The ocean is a cruel place. Everything is trying to eat everything else and there is nowhere to hide. Dangle a writhing baitfish in the ocean and violence will follow. Unfortunately, storing, rigging and fishing live bait is one of the biggest challenges in kayak fishing. We asked three pros to soften the learning curve for livies.

Learn 3 Live Bait Tactics for Kayak Fishing

Kevin Nakada

Hobie Fishing team manager, pro guide at

Location: San Diego, California

Rig: Use a #4 or #6 Sabiki rig to load the bait tube or live well with greenback mackerel or sardines. Rig the bait on a 2/0 ringed live-bait hook attached to 40-pound fluorocarbon leader.

angler puts a live bait fish into his kayak livewell
Storing, rigging and fishing live bait is one of the biggest challenges in kayak fishing. | Feature photo: Jason Arnold

Tactic: When using braided line, don’t set the hook. Braided line does not stretch like monofilament. Pulling too hard could yank the bait out of the fish’s mouth. Instead, crank the line tight and apply steady pressure.

Tale: I had one bait left—a 14-inch greenback. I thought it was too big, but I put it out anyway. A few minutes later I was fighting a 38-pound yellowtail. Big fish like big baits.

Tip: Use a de-hooker to remove the bait from the bait rig. Don’t overload the bait tank and don’t touch the bait. One scale out of place could spook a predator.

Ty Southerland

Host of

Location: Galveston, Texas

Rig: A double-hook king with a single live bait hook through the bait’s nose and a #4, 4x treble through the tail. Add a skirt to the nose of the bait for more flash.

Tactic: Catch live blue runners or cigar minnows with a Sabiki rig. Keep baits alive in a bait bucket or bait tube. Slow troll live baits for king mackerel, tuna and cobia.

Tale: I caught a live bluerunner by casting a Got-Cha Plug behind the surfline. I trolled the bait all the way to the oil rig before the reel started to sing. The result was a five-foot kingfish. One live bait can make your day.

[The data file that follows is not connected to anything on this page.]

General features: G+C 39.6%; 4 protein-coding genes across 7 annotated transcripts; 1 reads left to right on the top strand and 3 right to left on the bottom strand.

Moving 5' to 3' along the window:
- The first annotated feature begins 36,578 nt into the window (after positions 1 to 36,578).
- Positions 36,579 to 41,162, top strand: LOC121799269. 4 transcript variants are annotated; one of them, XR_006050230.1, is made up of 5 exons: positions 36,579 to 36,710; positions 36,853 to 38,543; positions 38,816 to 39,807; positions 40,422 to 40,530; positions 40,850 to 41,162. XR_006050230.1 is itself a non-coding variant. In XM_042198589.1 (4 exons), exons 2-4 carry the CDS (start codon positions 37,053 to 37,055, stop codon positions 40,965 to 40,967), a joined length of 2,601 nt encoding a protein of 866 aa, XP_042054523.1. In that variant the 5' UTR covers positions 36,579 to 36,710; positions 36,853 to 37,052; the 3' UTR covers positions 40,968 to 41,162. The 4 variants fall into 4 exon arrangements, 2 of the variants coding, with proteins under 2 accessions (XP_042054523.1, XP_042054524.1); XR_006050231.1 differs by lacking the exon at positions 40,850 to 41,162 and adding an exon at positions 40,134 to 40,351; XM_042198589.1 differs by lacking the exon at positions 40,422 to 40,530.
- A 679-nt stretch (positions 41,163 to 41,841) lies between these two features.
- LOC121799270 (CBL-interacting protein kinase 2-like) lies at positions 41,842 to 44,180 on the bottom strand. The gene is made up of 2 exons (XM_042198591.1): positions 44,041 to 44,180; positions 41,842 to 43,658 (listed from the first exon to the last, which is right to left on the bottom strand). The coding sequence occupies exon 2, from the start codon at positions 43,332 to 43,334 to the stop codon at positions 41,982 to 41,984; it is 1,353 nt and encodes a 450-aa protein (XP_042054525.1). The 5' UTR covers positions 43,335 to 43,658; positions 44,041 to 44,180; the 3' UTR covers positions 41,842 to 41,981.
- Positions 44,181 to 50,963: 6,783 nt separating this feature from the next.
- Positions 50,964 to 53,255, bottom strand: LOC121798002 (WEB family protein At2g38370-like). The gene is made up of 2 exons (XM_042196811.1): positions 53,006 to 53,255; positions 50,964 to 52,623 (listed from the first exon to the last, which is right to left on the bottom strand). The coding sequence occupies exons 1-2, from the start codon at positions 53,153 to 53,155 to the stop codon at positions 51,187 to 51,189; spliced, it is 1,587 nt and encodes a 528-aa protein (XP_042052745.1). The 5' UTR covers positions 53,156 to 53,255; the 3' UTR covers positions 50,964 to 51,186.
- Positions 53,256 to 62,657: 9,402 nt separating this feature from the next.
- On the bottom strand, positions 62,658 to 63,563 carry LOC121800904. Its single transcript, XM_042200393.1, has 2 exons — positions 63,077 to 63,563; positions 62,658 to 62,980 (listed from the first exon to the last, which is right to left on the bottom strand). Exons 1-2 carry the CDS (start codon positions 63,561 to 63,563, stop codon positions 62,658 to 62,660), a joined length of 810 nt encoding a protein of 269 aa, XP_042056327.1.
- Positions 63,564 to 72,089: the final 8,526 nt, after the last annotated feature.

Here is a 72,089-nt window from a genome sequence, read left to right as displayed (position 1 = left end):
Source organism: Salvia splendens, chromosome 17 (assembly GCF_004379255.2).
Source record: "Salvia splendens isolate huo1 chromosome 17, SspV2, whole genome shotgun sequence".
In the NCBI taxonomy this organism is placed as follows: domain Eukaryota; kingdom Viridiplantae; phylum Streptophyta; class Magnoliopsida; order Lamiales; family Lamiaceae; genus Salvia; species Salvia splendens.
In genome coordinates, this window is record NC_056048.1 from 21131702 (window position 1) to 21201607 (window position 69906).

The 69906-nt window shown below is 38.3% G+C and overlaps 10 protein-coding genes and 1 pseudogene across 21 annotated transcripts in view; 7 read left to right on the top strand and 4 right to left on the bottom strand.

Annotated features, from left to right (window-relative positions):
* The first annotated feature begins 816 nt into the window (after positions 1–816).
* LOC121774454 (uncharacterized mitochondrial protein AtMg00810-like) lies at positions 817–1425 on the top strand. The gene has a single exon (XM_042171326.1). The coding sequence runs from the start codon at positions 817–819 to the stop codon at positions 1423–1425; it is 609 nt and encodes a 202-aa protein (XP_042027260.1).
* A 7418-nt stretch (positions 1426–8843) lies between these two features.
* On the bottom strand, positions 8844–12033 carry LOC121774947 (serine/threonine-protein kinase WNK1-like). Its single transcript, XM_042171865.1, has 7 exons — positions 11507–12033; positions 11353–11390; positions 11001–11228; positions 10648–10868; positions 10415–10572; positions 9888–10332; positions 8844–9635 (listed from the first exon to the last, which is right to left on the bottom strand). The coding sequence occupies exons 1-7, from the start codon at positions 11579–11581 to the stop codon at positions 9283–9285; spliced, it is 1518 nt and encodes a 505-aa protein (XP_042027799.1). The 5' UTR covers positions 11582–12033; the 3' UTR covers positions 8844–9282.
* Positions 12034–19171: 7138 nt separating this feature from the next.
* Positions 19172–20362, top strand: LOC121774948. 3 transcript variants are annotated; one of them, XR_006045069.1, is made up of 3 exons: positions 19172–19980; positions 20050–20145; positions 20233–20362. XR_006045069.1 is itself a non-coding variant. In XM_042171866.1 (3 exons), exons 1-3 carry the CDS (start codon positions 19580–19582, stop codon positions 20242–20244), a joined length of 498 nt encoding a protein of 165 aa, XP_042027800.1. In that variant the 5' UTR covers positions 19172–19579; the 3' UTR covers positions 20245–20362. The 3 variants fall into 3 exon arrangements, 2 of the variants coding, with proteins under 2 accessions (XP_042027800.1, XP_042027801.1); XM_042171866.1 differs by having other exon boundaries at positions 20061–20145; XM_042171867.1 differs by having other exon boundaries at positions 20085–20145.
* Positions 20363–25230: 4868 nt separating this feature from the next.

Tip: To save space on the kayak, use handlines to catch live bait. Keep the live bait in a PVC tube with holes to let the water circulate. I drop mine on a rope through the MirageDrive scupper.

Joe Hector

Owner of Extreme Kayak Fishing Tournament Series

Location: Pompano Beach, Florida

Rig: For sailfish use a 4/0 circle hook with 40-pound fluorocarbon leader. For meat fish, use 35-pound titanium leader with a 3/0 J-hook in the nose and a #2 treble hook stinger.

Tactic: Drift live goggle eye over structure and along temperature breaks for wahoo, dolphin, tuna and billfish.

Tale: I once caught three wahoo in three days. Each time, the fish hit as I was letting the bait swim slowly away from the kayak. I could feel the bait get nervous, then the line would take off with the reel screaming.

Tip: Save time by purchasing bait instead of trying to catch it. The best bite is often at dawn. Keep bait alive in a five-gallon bucket with two battery-powered aerators.

This article was first published in the Spring 2015 issue of Kayak Angler. Subscribe to Kayak Angler Magazine’s print and digital editions, or browse the archives.

Storing, rigging and fishing live bait is one of the biggest challenges in kayak fishing. | Feature photo: Jason Arnold




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